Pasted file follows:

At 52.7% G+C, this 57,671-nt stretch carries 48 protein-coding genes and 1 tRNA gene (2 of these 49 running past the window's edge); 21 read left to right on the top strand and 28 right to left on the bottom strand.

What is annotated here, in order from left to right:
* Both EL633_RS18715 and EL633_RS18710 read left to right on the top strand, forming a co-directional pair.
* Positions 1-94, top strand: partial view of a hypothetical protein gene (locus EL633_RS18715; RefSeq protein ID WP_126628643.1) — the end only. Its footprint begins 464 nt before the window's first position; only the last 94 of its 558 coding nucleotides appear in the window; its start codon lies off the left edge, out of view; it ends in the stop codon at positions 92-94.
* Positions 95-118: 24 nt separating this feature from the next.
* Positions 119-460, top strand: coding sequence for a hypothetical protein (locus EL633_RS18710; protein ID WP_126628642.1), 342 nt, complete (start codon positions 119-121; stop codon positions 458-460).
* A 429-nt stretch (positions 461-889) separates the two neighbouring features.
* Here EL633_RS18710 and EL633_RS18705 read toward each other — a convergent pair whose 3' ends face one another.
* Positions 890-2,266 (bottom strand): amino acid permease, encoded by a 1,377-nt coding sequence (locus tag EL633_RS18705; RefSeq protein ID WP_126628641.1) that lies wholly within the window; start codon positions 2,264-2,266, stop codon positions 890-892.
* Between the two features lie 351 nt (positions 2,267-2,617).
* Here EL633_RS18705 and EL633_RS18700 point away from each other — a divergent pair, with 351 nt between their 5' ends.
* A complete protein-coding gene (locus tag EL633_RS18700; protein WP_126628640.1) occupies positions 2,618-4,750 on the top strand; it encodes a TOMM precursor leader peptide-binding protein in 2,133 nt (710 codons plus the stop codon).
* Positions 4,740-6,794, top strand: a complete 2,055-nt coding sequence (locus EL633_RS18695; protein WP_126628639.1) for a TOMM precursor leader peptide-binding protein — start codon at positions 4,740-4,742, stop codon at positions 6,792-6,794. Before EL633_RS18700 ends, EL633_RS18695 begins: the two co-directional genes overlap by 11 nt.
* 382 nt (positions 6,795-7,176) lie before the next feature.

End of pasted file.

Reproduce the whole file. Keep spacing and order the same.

At 52.7% G+C, this 57,671-nt stretch carries 48 protein-coding genes and 1 tRNA gene (2 of these 49 running past the window's edge); 21 read left to right on the top strand and 28 right to left on the bottom strand.

What is annotated here, in order from left to right:
* Both EL633_RS18715 and EL633_RS18710 read left to right on the top strand, forming a co-directional pair.
* Positions 1-94, top strand: partial view of a hypothetical protein gene (locus EL633_RS18715; RefSeq protein ID WP_126628643.1) — the end only. Its footprint begins 464 nt before the window's first position; only the last 94 of its 558 coding nucleotides appear in the window; its start codon lies off the left edge, out of view; it ends in the stop codon at positions 92-94.
* Positions 95-118: 24 nt separating this feature from the next.
* Positions 119-460, top strand: coding sequence for a hypothetical protein (locus EL633_RS18710; protein ID WP_126628642.1), 342 nt, complete (start codon positions 119-121; stop codon positions 458-460).
* A 429-nt stretch (positions 461-889) separates the two neighbouring features.
* Here EL633_RS18710 and EL633_RS18705 read toward each other — a convergent pair whose 3' ends face one another.
* Positions 890-2,266 (bottom strand): amino acid permease, encoded by a 1,377-nt coding sequence (locus tag EL633_RS18705; RefSeq protein ID WP_126628641.1) that lies wholly within the window; start codon positions 2,264-2,266, stop codon positions 890-892.
* Between the two features lie 351 nt (positions 2,267-2,617).
* Here EL633_RS18705 and EL633_RS18700 point away from each other — a divergent pair, with 351 nt between their 5' ends.
* A complete protein-coding gene (locus tag EL633_RS18700; protein WP_126628640.1) occupies positions 2,618-4,750 on the top strand; it encodes a TOMM precursor leader peptide-binding protein in 2,133 nt (710 codons plus the stop codon).
* Positions 4,740-6,794, top strand: a complete 2,055-nt coding sequence (locus EL633_RS18695; protein WP_126628639.1) for a TOMM precursor leader peptide-binding protein — start codon at positions 4,740-4,742, stop codon at positions 6,792-6,794. Before EL633_RS18700 ends, EL633_RS18695 begins: the two co-directional genes overlap by 11 nt.
* 382 nt (positions 6,795-7,176) lie before the next feature.